Monday, October 14, 2013

Income inequality update

Scott Lincicome highlights this short video discussing income inequality from a global perspective:

Among other factoids mentioned: the median US household earns more than 93 percent of the world's households. Something to chew on next time someone claims to be part of the victimized 99 percent.

And while we're on the subject of global income inequality, The Washington Post's Max Fisher produces this world map based on a new metric, the Palma ratio, which some economists evidently believe is superior to the Gini coefficient as a measurement of inequality:

Click to enlarge

While there are a number of countries with worse inequality than the US that few Americans would want to collectively trade places with -- Bolivia, Namibia, Zambia, Central African Republic and Nicaragua readily spring to mind -- be sure to also note some of those with greater equality than the US. Among them: Pakistan, Egypt, Ethiopia, Mali, Bulgaria and Kyrgyzstan. This would appear to lend support to the theory that income inequality is neither necessarily a good thing or bad thing, but rather just a thing. 

Lastly, UMass-Amherst economics professor Nancy Folbre has a new post on the New York Times' Economix blog which attempts to link inequality to the government shutdown. Among the column's assertions:
Cross-national comparisons suggest that inequality can literally undermine democratic institutions, perhaps because the very rich find them inconvenient. The political scientist Christian Houle finds that inequality is associated with an increased “probability of backsliding from democracy to dictatorship.”
"Associated with" basically means that that the author found some correlation but no causal relationship, so the notion that inequality undermines democratic institutions remains without foundation. Folbre continues:
Many of the causal links are obvious. Those with money to invest in campaign contributions and lobbying exercise a disproportionate influence on political outcomes. Apparently, a few super-rich individuals can supersede the influence of a business community that has more to gain from political compromise.
Folbre's first link is to a Charles Blow opinion column whose only seemingly fact-based reference to a causal link is this sentence:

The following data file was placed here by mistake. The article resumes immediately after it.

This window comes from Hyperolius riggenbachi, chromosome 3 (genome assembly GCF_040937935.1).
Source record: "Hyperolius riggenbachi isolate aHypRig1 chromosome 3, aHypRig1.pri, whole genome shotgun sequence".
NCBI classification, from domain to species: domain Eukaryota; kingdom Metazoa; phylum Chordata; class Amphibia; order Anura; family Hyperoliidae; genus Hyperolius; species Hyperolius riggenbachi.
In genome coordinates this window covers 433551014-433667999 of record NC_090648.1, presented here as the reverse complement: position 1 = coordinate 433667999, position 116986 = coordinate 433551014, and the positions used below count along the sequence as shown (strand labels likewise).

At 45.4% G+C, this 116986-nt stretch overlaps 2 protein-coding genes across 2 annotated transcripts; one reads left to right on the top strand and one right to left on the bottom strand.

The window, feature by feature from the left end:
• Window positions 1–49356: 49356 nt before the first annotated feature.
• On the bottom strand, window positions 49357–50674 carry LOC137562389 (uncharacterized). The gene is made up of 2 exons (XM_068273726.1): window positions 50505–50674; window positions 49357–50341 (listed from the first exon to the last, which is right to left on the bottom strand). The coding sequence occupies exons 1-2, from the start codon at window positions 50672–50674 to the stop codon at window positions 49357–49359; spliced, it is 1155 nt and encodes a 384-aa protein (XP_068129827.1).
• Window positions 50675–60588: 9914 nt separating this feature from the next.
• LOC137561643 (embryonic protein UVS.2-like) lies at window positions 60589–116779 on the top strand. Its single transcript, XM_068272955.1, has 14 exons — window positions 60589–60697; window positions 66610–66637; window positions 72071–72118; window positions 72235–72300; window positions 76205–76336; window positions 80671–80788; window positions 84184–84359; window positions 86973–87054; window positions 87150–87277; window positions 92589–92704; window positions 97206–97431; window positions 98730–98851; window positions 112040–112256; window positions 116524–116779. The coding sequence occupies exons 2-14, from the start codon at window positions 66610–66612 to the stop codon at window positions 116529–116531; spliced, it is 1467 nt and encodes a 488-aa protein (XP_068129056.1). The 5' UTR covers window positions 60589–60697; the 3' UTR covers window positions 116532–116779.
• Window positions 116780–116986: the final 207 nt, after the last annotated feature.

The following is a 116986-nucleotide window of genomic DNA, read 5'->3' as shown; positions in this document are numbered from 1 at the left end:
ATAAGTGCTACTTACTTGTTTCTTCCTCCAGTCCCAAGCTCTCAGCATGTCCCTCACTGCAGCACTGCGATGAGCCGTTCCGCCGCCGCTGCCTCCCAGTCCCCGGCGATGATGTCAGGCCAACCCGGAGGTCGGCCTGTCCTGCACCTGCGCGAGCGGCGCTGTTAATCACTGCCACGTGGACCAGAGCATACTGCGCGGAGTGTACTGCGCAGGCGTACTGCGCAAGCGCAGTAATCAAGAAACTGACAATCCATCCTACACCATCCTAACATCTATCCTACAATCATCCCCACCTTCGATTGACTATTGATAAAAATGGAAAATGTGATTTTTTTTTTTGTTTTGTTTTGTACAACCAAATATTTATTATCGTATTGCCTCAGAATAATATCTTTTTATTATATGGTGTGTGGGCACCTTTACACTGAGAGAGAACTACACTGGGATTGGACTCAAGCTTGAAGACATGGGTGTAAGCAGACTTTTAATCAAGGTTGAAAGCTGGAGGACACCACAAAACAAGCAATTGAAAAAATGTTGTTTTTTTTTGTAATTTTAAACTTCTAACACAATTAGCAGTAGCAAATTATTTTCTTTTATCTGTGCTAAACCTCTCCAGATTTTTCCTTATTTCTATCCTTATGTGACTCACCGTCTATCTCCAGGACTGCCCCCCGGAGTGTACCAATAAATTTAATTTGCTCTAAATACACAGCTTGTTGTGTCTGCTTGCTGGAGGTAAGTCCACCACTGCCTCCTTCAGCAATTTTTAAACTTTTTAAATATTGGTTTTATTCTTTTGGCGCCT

As The New York Times pointed out this weekend, Republicans — financed by the billionaire Koch brothers — began plotting this government shutdown over Obamacare soon after the president began his second term.
That's great, except Slate's Dave Weigel has already pointed out that the Koch brothers don't seem to actually want a government shutdown and that Americans for Prosperity, which is chaired by David Koch, "has been absent from the shutdown fight, from rallies in support of it."

Folbre's second sentence, meanwhile, which cites the influence of "a few super-rich individuals" contains a link to a story which says nothing about the influence of individual donors. Indeed, it actually appears to suggest the opposite through its statement that "business lobbyists acknowledged that the mere suggestion they were considering backing primary challenges next year could enhance grass-roots support [emphasis mine] for the very lawmakers they want to defeat." In any case, that a progressive like Folbre is mourning the demise of corporate influence in the GOP is equal parts funny and strange. 

Like Paul Krugman, Folbre then decides to engage in some armchair psychological analysis:
Furthermore, what people feel may be at least as important as what they think. The shutdown is fueled more by anger than by analysis. Its hot-tempered, intransigent mood seems entirely consistent with a new wave of social science research documenting the relevance of phenomena below the surface of the conscious mind, like loss of trust, emotional frustration and displaced aggression. 
Richard Wilkinson and Kate Pickett provide a broad summary in “The Spirit Level: Why Greater Equality Makes Societies Stronger,” showing that income inequality across states within the United States, as well as across countries, is associated with a higher level of socially dysfunctional outcomes in a variety of domains, including health, education, obesity and incarceration. 
They contend that increased inequality intensifies social stress, making it difficult for individuals to successfully collaborate. While they don’t insist this dynamic is biologically hard-wired, they mention evidence that primates and monkeys living in strict social hierarchies often behave more aggressively than others, attacking their inferiors and seeking to appease their superiors.
Newsflash about The Spirit Level: its conclusions are garbage as The Economist noted last year:
“The Spirit Level” caused a sensation when it was first published in Britain, probably because it reflected the post-crash Zeitgeist. Its conclusions, however, have been largely debunked. In a devastating critique, published by the Democracy Institute, Christopher Snowdon showed that Mr Wilkinson and Ms Pickett made highly selective use of statistics.
Tino Sanandaji has also comprehensively debunked the book. How can Folbre, a professional economist, be unaware of this? Perhaps with little other evidence around to support her preferred narrative, she simply must grasp at any straw available. Par for the course with the income inequality doom-mongerers. 

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